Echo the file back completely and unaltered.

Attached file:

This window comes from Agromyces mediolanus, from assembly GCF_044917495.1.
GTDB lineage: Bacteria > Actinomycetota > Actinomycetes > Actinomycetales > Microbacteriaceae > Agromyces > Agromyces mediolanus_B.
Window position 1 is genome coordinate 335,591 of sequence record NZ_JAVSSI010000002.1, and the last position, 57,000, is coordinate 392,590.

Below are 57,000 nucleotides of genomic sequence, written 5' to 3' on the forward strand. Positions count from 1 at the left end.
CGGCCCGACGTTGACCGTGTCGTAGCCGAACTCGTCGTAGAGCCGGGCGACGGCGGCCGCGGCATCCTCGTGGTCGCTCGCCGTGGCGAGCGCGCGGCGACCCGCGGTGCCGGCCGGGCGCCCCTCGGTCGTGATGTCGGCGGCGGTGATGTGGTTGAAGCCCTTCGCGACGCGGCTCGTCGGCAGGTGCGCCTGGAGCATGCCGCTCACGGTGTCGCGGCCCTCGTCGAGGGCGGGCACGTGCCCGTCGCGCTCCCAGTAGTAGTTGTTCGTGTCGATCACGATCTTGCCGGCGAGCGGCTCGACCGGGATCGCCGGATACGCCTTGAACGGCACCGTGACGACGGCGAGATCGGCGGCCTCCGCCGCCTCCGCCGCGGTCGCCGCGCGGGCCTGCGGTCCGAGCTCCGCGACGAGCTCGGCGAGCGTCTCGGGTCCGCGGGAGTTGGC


This window comes from Agromyces mediolanus, from assembly GCF_044917495.1.
GTDB lineage: Bacteria > Actinomycetota > Actinomycetes > Actinomycetales > Microbacteriaceae > Agromyces > Agromyces mediolanus_B.
Window position 1 is genome coordinate 335,591 of sequence record NZ_JAVSSI010000002.1, and the last position, 57,000, is coordinate 392,590.

Below are 57,000 nucleotides of genomic sequence, written 5' to 3' on the forward strand. Positions count from 1 at the left end.
CGGCCCGACGTTGACCGTGTCGTAGCCGAACTCGTCGTAGAGCCGGGCGACGGCGGCCGCGGCATCCTCGTGGTCGCTCGCCGTGGCGAGCGCGCGGCGACCCGCGGTGCCGGCCGGGCGCCCCTCGGTCGTGATGTCGGCGGCGGTGATGTGGTTGAAGCCCTTCGCGACGCGGCTCGTCGGCAGGTGCGCCTGGAGCATGCCGCTCACGGTGTCGCGGCCCTCGTCGAGGGCGGGCACGTGCCCGTCGCGCTCCCAGTAGTAGTTGTTCGTGTCGATCACGATCTTGCCGGCGAGCGGCTCGACCGGGATCGCCGGATACGCCTTGAACGGCACCGTGACGACGGCGAGATCGGCGGCCTCCGCCGCCTCCGCCGCGGTCGCCGCGCGGGCCTGCGGTCCGAGCTCCGCGACGAGCTCGGCGAGCGTCTCGGGTCCGCGGGAGTTGGC